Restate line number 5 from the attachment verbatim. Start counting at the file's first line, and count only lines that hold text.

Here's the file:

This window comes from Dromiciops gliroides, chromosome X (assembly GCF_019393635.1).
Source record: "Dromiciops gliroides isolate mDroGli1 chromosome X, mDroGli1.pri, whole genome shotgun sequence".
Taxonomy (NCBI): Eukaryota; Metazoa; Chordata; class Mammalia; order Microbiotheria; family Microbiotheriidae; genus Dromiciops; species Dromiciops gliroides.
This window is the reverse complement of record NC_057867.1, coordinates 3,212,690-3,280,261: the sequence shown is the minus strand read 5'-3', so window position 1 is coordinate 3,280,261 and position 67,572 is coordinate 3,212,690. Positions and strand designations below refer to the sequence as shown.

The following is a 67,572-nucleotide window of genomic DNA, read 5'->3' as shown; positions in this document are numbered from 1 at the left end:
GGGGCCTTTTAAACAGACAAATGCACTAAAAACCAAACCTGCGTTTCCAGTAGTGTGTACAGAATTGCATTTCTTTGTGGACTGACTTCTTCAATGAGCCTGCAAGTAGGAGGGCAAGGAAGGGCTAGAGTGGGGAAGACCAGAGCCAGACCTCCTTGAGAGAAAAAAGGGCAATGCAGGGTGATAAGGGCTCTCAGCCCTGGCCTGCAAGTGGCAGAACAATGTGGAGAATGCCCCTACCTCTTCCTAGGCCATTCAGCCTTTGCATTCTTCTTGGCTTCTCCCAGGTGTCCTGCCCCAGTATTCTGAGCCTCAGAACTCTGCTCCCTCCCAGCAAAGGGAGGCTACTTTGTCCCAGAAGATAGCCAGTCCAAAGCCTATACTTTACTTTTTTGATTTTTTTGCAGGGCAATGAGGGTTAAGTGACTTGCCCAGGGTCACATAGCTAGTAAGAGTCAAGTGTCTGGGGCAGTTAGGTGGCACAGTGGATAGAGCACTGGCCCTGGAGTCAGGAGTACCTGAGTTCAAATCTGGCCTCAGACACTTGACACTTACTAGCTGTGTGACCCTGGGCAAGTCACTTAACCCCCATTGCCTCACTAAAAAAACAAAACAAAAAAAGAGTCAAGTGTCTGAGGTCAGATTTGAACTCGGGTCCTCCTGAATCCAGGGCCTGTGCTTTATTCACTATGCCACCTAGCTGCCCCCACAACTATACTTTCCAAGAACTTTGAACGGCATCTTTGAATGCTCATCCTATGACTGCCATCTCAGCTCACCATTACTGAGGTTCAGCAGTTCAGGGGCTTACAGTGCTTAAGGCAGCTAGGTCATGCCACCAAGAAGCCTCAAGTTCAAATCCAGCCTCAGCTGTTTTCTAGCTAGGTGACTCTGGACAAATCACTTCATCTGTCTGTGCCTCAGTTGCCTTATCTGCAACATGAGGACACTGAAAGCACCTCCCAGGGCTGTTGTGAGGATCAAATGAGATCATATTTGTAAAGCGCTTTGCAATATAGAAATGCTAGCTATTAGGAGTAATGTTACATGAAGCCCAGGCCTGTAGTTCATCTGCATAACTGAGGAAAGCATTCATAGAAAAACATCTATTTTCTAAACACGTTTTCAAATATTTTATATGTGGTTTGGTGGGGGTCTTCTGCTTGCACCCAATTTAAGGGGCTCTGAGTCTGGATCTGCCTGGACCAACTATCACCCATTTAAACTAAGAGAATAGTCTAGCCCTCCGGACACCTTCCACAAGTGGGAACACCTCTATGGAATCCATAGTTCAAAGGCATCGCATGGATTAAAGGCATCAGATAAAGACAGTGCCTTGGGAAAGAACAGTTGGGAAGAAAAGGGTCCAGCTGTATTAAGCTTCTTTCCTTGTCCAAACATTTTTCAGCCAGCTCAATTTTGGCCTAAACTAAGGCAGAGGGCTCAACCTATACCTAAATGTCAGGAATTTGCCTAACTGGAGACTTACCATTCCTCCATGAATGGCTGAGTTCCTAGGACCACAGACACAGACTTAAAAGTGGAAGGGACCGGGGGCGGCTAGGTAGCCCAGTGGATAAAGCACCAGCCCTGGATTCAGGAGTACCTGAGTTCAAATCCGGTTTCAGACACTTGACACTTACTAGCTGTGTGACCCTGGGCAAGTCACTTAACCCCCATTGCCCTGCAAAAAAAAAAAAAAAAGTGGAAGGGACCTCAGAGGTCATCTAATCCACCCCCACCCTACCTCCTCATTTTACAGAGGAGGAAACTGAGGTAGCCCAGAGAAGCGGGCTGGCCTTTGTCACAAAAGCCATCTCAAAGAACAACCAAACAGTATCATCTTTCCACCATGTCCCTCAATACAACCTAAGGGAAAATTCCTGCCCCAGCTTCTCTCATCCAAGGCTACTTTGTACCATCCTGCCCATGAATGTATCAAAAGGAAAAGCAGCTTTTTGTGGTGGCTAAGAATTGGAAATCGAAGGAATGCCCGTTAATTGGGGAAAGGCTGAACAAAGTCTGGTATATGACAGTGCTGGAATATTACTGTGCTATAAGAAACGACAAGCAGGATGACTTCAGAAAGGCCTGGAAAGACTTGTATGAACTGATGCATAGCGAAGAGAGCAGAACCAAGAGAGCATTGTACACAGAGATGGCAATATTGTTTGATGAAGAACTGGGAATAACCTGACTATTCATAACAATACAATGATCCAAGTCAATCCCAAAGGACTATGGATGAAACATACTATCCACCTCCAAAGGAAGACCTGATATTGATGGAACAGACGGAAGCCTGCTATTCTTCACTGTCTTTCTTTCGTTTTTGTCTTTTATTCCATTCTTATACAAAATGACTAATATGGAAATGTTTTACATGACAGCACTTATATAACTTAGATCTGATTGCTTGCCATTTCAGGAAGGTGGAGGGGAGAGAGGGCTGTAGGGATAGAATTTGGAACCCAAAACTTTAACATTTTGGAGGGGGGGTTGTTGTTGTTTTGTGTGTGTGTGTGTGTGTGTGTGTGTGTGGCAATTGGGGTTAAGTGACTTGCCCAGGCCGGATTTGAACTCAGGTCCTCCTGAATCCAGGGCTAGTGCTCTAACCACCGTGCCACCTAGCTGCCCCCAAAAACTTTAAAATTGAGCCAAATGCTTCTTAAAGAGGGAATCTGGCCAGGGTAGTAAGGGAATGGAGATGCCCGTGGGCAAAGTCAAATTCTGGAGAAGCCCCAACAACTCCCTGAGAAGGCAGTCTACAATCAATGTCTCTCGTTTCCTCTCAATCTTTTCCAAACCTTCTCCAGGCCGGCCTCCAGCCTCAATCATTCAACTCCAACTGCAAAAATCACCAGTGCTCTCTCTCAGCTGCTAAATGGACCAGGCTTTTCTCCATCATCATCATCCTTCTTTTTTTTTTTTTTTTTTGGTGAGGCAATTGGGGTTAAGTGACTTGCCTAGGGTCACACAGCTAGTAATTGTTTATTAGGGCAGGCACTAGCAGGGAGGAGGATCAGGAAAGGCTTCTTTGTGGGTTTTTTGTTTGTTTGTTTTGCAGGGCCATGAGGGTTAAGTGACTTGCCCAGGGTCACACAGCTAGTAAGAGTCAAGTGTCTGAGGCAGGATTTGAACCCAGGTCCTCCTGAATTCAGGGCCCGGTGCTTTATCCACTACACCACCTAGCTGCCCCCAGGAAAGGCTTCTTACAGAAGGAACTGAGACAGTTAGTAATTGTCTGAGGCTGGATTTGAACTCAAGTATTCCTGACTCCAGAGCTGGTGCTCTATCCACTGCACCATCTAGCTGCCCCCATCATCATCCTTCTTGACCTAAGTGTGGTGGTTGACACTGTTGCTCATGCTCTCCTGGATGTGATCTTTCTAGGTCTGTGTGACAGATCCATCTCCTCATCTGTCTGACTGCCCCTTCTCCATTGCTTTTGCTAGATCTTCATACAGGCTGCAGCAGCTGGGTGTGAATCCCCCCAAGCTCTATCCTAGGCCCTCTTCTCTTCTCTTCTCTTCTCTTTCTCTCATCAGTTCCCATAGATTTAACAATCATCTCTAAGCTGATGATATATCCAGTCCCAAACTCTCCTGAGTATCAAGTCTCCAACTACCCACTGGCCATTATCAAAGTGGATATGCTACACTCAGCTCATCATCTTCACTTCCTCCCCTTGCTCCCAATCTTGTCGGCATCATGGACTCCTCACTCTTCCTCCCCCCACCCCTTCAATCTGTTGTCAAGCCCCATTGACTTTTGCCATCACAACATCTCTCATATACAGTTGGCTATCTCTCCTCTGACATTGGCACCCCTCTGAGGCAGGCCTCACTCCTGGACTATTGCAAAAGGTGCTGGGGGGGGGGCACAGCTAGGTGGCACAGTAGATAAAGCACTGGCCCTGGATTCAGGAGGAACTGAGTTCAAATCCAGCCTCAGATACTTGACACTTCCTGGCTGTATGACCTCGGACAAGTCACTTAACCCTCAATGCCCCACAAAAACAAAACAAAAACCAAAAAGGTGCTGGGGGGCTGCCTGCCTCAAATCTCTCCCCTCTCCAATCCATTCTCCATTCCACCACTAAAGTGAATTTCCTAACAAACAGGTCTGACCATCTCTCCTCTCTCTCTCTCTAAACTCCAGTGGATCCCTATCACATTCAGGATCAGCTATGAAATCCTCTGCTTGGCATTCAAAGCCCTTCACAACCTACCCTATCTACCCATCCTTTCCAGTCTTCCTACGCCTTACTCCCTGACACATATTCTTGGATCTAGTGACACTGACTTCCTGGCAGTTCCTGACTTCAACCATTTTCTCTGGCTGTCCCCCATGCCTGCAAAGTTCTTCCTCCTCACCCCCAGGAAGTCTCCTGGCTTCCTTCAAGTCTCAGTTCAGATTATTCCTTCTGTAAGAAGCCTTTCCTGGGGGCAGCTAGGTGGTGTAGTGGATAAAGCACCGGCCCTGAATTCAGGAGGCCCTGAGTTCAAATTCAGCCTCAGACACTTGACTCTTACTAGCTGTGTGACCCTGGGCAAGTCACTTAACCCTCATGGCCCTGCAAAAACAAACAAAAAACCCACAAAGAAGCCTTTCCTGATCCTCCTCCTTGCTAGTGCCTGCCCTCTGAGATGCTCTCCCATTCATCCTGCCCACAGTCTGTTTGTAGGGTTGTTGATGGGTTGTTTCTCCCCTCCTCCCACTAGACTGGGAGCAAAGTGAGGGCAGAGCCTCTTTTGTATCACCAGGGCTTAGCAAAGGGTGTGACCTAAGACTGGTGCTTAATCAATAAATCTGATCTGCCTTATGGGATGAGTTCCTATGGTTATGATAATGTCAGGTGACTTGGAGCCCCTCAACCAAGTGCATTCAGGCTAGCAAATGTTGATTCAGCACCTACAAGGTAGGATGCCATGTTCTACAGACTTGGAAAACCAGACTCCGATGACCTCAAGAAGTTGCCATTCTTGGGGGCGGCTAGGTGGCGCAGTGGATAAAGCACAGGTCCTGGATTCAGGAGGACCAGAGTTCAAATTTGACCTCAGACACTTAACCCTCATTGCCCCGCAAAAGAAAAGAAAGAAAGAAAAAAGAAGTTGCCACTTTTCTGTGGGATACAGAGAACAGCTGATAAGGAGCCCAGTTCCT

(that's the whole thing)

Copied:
The following is a 67,572-nucleotide window of genomic DNA, read 5'->3' as shown; positions in this document are numbered from 1 at the left end: